Not knowing whether it’s fear that stays me,
Or some inner voice.

Running out of excuses to turn back,
While waiting for the will to step forward.
I stand at this bridge,
And it’s time to make a choice.

©

The things that shape us.

I have a long doctor appointment today to be entirely focused on my pain and the management of it. I have some specific things that I need/want to talk to her about, but I’m afraid. I’ve always been frightened of and extremely uncomfortable with telling doctors the truth and being honest and vulnerable with how much pain I’m in and how it’s affecting my day to day life. I feel like a fraud and I’ve never understood the nagging voice that I have when it comes to my chronic pain, the one saying you’re a liar, you’re a fake. Is it denial? I don’t think so because I know that I’m in pain and I know that there are a thousand proven reasons for it. But I somehow feel like I need to be convincing, like I need to decide how I’m going to act beforehand so that my gp will believe me, when the reality is that I should only need to be truthful.

I think am fairly certain that the reason for this is the treatment that I received early on in my dealings with chronic pain. I was seen as someone who was either faking it or whose pain was entirely psychosomatic. I went to my multitude of pointless doctor referrals with my jaw clenched, knowing that I was about to walk into a room full of accusations and judgement, when what I desperately needed was understanding, acknowledgement and answers. For that period of time I was suffering and scared but I felt that – despite the obvious – I needed to prove that to everyone.

I feel like those experiences cemented my deep seated fear of not being believed and being judged. They may not sound traumatic now, but at the time they were devastating. Here I was, someone who not even a year ago was leading a perfectly normal life, but who was now in daily, excruciating, frightening pain that took away my friends, my school life, my sports and my normalcy. The people that should’ve been helping me, who should’ve been my advocates were the ones that tore me down and made me question what I knew in my heart was the truth. I learned then that when you’re told something often enough, that no matter what you know, you sometimes begin to believe it to be true.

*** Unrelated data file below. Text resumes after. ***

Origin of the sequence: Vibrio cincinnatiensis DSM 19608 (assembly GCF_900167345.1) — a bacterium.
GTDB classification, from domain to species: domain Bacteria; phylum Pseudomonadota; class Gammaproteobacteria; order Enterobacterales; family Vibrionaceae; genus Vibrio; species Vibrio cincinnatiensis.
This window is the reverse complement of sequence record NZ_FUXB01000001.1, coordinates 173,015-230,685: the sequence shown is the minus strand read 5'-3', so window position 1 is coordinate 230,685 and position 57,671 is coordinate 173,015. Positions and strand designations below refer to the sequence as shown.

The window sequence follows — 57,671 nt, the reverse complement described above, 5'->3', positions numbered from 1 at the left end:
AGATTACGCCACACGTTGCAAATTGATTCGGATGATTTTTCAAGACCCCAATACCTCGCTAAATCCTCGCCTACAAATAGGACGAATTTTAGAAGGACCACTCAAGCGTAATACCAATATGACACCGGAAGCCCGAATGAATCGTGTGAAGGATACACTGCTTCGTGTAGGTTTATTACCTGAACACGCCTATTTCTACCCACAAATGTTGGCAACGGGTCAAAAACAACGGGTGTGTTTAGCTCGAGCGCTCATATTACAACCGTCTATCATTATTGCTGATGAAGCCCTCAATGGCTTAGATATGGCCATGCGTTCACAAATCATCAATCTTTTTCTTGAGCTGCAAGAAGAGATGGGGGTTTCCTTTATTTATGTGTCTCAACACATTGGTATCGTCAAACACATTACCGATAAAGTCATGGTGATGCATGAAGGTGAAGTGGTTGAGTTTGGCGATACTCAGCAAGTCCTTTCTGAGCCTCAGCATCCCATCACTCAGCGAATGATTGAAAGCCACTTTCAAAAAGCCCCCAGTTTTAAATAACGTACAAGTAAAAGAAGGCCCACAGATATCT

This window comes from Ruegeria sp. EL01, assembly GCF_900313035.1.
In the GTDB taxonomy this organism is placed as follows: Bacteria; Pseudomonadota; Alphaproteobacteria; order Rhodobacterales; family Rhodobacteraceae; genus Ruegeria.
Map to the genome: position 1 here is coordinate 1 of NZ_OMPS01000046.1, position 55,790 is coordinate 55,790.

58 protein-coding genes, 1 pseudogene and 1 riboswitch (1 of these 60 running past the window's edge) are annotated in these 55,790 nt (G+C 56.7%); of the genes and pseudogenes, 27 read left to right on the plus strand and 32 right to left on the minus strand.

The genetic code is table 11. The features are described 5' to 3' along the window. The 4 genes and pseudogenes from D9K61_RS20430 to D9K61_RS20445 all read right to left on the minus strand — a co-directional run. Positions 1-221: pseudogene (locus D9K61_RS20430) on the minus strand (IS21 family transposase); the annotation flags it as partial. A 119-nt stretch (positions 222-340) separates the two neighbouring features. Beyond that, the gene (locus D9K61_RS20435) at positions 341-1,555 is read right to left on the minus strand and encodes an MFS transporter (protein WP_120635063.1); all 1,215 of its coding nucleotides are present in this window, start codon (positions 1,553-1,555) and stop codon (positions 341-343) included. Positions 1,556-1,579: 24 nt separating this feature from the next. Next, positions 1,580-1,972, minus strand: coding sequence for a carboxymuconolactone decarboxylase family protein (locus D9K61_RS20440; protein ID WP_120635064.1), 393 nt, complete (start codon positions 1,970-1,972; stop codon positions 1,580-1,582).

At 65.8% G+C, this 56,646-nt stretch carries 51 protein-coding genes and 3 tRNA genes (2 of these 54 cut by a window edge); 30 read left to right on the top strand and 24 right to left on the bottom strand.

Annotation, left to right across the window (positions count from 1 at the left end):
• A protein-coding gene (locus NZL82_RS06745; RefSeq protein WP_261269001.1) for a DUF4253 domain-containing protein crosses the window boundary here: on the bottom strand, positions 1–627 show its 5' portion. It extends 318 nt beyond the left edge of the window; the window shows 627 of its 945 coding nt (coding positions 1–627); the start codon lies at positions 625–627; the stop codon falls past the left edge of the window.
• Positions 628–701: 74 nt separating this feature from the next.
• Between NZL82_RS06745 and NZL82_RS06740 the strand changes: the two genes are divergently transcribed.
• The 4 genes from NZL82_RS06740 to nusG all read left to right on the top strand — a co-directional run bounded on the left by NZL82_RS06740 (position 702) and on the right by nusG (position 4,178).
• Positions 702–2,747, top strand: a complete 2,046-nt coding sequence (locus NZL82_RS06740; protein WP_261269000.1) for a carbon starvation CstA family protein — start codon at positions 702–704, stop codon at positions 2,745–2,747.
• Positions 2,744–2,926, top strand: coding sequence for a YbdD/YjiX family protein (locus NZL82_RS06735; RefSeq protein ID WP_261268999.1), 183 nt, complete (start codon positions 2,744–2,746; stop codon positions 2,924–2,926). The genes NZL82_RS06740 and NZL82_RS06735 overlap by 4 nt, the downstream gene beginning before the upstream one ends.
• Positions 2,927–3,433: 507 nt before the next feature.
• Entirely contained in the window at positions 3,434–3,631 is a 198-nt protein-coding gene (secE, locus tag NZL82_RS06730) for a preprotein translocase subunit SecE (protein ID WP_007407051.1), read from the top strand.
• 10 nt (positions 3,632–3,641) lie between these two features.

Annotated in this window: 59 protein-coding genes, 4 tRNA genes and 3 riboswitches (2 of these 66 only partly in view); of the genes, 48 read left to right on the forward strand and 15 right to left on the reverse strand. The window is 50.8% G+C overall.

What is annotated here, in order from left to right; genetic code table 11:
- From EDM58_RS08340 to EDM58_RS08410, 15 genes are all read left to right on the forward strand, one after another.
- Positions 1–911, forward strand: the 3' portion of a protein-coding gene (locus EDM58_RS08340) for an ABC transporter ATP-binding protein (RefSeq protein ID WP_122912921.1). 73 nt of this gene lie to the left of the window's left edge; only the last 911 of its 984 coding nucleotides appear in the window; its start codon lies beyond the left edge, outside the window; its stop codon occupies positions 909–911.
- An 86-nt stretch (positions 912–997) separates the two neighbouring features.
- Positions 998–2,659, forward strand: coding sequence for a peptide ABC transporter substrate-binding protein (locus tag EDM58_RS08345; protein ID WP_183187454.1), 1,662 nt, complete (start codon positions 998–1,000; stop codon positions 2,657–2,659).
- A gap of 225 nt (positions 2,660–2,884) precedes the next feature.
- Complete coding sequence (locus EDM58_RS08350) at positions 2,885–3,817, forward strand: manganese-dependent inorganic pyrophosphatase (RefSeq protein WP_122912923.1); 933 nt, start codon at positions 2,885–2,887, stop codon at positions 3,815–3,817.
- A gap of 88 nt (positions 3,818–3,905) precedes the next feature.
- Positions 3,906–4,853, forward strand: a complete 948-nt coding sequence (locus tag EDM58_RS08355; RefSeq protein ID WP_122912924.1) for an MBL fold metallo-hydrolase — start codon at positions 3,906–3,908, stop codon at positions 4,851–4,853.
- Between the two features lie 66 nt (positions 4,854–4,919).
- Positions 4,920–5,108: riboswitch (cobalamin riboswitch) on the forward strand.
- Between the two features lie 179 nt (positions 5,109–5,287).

I know that if I’m to be helped that I need to be honest and assertive. And for the most part I think that I’m slowly getting better. Sometimes it just depends on the day and my drive to fight in order to get the best treatment that I can at the time. I fought at my last appointment because the amount of pain that I was in left me no choice, I knew that I couldn’t walk out of that room and go back to things the way that they were.

I’m more prepared for this appointment. I’ve written down every bit of the daily pain that I experience, the lack of sleep, the difficulty in concentration and the low mood because of it all. Aside from the fact that I think it’s helpful for all of us to make lists to refer to while at the doctor, writing has also always been by far the most comfortable form of communication for me. I can say things in my writing that I could never say out loud and it gives me a voice that I never would’ve found otherwise. 

“Our real blessings often appear to us in the shape of pains, losses and disappointments; but let us have patience and we soon shall see them in their proper figures.” – Joseph Addison